3.3.2. Nitrate as N-source for NO and N2O in Buffered Feed Medium

The same experimental setup as described above was used but under buffered conditions (measured pH was always between 6 and 6.8), thus avoiding fermentative acidification during biotic incubations. Nitrate concentrations decreased after 24 hours to and  mg -N/L for 5 mg and 50 mg -N/L respectively. No nitrite was detected. As shown in Figures 2(e) and 2(f), the NO concentrations increased slightly when nitrate was added. The concentration of N2O in buffered feed medium supplemented with 5 mg -N/L was comparable to the concentration measured in the nonbuffered test reported above. For the highest concentration of nitrate a lower N2O concentration was detected compared to the nonbuffered test (Figure 2).

3.4. N Experiment

A 15N tracer study was used to link nitrate consumption to denitrification or DNRA by the fecal microbiota under gastrointestinal conditions. The setup was the same as for the buffered feed medium but K15NO3 (10 atom %) was used as N-source in 2 different concentrations, that is, 5 and 50 mg 15 -N/L (Figure 1). Table 1 gives an overview of the nitrogen concentrations measured and the recovery of 15N after 24 hours of anaerobic incubation. After 24 hours all nitrate was reduced and the control maintained  mg -N/L. The nitrite concentrations were stable over 24 hours of anaerobic incubation. The amount of NO and N2O produced per volume of feed medium was in the same range as what was found in the buffered feed medium experiment (Table 1). High ammonium concentrations,  mg -N/L, were present in the feed medium at time 0. After 24 hours, concentrations reached , , and  mg -N/L for no extra, 5 mg -N/L, 50 mg -N/L, and the chemical control, respectively.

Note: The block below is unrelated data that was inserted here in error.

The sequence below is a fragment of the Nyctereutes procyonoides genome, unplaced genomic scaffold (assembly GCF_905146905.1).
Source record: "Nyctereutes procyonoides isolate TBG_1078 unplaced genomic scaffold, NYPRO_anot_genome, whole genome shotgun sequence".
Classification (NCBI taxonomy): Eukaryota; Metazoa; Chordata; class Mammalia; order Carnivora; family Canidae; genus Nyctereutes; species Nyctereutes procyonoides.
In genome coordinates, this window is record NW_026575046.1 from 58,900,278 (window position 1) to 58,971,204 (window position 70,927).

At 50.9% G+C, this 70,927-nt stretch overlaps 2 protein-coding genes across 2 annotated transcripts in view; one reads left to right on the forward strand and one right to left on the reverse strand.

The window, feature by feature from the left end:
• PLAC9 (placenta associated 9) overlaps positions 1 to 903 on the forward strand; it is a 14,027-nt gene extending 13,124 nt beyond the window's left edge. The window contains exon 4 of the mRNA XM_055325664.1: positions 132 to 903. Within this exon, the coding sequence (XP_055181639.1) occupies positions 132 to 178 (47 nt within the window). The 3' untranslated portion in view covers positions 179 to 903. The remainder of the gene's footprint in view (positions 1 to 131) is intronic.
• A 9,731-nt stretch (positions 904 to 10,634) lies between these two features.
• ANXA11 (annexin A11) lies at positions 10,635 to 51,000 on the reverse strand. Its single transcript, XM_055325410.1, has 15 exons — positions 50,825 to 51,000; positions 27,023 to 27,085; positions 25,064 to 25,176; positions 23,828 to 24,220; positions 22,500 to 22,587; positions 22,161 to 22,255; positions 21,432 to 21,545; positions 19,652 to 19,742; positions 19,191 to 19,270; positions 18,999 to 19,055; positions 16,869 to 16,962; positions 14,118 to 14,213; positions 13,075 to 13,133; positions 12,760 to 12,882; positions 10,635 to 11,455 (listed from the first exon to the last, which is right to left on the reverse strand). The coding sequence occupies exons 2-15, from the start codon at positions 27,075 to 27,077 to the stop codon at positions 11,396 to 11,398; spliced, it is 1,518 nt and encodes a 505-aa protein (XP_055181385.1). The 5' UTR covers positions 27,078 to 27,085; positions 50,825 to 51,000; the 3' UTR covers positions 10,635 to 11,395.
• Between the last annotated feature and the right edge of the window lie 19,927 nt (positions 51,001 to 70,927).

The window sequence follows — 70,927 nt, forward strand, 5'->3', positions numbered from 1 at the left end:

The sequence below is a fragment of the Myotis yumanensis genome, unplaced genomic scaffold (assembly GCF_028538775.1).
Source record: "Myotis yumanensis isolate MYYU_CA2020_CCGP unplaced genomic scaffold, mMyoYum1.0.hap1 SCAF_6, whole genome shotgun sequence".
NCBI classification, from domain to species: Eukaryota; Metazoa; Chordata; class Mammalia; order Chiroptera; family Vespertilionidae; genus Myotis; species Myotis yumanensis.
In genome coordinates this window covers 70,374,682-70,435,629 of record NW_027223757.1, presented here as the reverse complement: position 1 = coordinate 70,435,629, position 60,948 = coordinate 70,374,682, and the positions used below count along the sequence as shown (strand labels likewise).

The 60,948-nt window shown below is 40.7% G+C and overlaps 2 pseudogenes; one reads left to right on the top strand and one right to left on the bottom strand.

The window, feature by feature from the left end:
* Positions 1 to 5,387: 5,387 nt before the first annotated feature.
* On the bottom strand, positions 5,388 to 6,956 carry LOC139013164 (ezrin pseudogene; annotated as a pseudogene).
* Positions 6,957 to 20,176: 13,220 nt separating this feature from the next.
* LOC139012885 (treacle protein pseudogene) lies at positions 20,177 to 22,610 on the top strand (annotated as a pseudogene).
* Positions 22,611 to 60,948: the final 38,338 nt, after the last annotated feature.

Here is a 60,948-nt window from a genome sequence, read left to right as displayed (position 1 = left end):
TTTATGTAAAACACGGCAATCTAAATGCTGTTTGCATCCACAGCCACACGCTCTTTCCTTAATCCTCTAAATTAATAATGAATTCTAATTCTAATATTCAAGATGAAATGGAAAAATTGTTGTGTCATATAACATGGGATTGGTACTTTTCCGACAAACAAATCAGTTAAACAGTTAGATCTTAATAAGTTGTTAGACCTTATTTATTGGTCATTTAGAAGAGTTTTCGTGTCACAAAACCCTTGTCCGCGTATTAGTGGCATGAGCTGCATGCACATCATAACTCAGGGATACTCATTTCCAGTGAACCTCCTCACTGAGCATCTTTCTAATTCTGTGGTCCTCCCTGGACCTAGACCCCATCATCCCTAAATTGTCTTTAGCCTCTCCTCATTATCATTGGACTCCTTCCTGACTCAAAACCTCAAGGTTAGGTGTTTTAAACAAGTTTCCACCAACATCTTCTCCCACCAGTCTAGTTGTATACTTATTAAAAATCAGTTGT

3.5. NO Production in Buffered Feed Medium During DNRA

To verify if NO can be produced as a side product or as an intermediate during DNRA, E. coli LMG 18221, a strain capable of DNRA but not denitrification was grown anaerobically at in buffered feed medium. After 24 hours, NO concentrations of 170 ng NO-N/L medium were measured. This NO concentration was twice as high compared to NO concentrations produced by the fecal cultures.

3.6. Inhibitory Effect of Fecal Supernatant on NO Production

Figure 3(a) shows that diluting the fecal suspension 200 times before inoculation in buffered feed medium results in a 75% increase in the NO concentration. There was a difference in the NO concentration related to the fecal suspension and optimal dilution. The optimal dilution ranged between 1/20 and 1/200 and the increase of NO between 50 and 75%, respectively. Higher dilutions than 1/200 yielded lower NO concentrations. The addition of supernatant from a fecal suspension resulted in a decrease of the NO concentration (Figure 3(b)).

3.7. Production of NO in the Colon Vessels of the SHIME